The St. Olaf Choir from Northfield, Minnesota, is renowned for making beautiful music. One reason for its excellence is the selection process. Applicants are chosen based not only on how well they sing but also on how they sound as part of the whole. Another reason is that all members agree to make the choir their first priority and commit to a rigorous rehearsal and performance schedule.
One of the things that intrigues me the most about this choir is what happens during rehearsals. Whenever members make a mistake, they raise their hand. Instead of trying to hide the blunder, they call attention to it! This allows the conductor to help each singer learn the difficult part, and it increases the likelihood of a flawless performance.
I think this is the kind of community Jesus was establishing when He told Nicodemus that God sent His Son into the world to save it, not condemn it (John 3:17). Shortly after this conversation, Jesus encountered a Samaritan woman at the public well. He made it easy for her to admit failure by promising her a better way of life where she could enjoy His forgiveness (John 4).
As members of Christ’s body on Earth, we should not fear admitting our wrongs but welcome it as an opportunity to together experience and rejoice in the forgiveness of God.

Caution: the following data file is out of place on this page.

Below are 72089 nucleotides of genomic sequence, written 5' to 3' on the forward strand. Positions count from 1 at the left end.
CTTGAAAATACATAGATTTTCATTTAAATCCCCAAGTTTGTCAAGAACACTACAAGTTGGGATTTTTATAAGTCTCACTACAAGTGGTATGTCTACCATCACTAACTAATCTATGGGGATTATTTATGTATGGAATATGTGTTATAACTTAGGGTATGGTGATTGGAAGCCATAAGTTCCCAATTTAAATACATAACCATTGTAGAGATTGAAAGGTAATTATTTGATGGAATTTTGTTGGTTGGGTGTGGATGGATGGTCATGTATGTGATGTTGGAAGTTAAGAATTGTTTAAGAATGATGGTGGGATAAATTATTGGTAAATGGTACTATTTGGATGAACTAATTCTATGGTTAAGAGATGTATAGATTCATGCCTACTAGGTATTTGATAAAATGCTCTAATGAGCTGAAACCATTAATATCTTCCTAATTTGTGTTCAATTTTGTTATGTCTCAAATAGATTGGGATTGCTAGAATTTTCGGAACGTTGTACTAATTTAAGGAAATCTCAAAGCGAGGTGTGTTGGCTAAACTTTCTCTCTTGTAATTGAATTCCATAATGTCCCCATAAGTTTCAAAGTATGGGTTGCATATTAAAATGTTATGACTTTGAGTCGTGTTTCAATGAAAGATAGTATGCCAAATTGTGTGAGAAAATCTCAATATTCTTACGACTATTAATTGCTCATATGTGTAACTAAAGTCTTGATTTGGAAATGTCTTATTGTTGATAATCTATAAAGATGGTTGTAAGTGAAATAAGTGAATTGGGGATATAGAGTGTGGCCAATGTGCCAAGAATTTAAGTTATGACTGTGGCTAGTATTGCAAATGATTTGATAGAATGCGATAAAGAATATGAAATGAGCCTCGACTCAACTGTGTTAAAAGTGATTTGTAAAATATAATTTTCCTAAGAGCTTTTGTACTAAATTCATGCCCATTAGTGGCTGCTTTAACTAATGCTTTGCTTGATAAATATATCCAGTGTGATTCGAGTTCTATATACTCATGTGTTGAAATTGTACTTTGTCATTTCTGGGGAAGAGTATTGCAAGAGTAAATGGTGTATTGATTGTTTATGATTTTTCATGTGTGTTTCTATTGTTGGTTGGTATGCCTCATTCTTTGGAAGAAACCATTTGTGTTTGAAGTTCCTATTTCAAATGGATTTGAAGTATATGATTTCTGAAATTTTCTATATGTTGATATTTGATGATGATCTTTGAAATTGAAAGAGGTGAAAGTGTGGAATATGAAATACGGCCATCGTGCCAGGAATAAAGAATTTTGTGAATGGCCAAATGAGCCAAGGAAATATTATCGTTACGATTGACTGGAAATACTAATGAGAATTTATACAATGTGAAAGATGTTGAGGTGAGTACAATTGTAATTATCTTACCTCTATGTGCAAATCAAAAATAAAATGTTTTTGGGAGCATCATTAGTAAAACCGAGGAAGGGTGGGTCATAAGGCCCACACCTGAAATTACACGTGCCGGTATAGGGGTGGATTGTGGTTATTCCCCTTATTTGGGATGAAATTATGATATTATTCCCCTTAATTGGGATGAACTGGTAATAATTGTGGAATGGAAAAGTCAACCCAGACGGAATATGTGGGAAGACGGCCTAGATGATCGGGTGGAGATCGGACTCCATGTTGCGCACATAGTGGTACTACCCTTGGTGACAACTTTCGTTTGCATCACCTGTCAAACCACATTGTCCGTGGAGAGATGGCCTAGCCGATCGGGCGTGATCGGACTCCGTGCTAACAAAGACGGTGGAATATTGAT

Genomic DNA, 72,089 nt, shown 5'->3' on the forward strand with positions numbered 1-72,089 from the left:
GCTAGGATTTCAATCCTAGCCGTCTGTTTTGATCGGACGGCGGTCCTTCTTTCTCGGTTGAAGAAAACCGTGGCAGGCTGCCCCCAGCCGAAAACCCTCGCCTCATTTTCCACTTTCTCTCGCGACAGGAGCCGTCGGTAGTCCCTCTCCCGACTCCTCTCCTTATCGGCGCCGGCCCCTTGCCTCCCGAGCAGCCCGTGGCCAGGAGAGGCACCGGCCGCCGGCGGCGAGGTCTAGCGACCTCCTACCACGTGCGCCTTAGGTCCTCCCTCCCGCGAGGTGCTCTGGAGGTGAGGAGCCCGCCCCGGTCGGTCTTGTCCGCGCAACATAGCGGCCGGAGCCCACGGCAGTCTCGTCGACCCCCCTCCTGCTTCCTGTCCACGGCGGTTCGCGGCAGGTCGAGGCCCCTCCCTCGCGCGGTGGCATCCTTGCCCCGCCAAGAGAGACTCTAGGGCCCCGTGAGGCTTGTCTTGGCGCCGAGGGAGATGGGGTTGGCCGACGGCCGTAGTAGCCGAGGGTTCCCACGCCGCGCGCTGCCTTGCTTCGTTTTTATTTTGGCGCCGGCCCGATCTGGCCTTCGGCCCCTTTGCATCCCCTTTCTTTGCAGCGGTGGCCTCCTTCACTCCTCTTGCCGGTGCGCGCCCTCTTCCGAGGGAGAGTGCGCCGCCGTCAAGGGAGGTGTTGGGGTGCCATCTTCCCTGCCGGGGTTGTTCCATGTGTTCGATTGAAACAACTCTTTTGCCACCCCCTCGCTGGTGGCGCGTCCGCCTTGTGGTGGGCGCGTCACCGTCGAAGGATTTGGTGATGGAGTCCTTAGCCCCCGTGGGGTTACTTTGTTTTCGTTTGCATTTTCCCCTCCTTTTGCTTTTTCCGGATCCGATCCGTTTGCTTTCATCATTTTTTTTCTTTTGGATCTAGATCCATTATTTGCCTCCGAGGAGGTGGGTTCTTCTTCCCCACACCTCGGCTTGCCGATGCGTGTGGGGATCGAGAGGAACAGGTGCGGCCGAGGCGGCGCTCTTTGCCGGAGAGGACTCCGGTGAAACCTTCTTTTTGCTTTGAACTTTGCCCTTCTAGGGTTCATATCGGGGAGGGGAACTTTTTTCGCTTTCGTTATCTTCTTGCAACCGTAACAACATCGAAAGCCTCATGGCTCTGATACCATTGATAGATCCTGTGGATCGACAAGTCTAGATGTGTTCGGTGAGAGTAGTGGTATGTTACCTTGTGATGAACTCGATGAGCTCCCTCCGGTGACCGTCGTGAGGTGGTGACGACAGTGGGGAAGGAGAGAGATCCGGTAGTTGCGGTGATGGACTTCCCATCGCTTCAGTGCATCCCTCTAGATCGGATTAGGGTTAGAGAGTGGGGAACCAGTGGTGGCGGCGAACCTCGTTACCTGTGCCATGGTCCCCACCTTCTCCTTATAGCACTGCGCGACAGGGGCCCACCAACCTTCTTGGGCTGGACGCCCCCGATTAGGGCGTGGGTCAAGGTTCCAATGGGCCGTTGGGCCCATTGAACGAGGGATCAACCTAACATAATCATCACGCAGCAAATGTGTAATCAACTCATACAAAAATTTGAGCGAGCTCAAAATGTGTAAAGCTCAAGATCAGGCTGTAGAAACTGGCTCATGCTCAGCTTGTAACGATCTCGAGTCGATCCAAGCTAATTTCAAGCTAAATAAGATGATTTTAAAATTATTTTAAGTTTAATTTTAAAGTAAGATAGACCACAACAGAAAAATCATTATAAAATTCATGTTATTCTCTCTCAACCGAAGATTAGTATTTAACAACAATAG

The famous statue Christ the Redeemer overlooks the city of Rio de Janeiro. The statue is a model of Christ with His arms extended so that His body forms the shape of a cross. Brazilian architect Heitor da Silva Costa designed the figure. He imagined that the city’s residents would see it as the first image to emerge from the darkness at dawn. At dusk, he hoped the city dwellers would view the setting sun as a halo behind the statue’s head.
There is value in keeping our eyes on our Redeemer each day, during the good times and the difficult times. As he suffered, Job said, “I know that my Redeemer lives, and He shall stand at last on the earth” (Job 19:25).
The cry of Job’s heart points us to Jesus—our living Savior who will visit the earth again one day (1 Thess. 4:16-18). Keeping our eyes on Jesus means remembering that we have been rescued from our sin. Jesus “gave Himself for us, that He might redeem us from every lawless deed and purify for Himself His own special people” (Titus 2:14).
Anyone who has accepted Jesus as Savior has a reason to be glad today. No matter what we endure on earth, we can have hope today and look forward to enjoying eternity with Him.
Many years ago during a water safety class, we were taught how to save a drowning person who is resisting rescue. “Approach the person from behind,” the instructor told us. “Place one arm across the person’s chest and flailing arms, and swim toward safety. If you approach from the front, the person may grab you and pull both of you down.” Panic and fear can paralyze the ability to think and act wisely.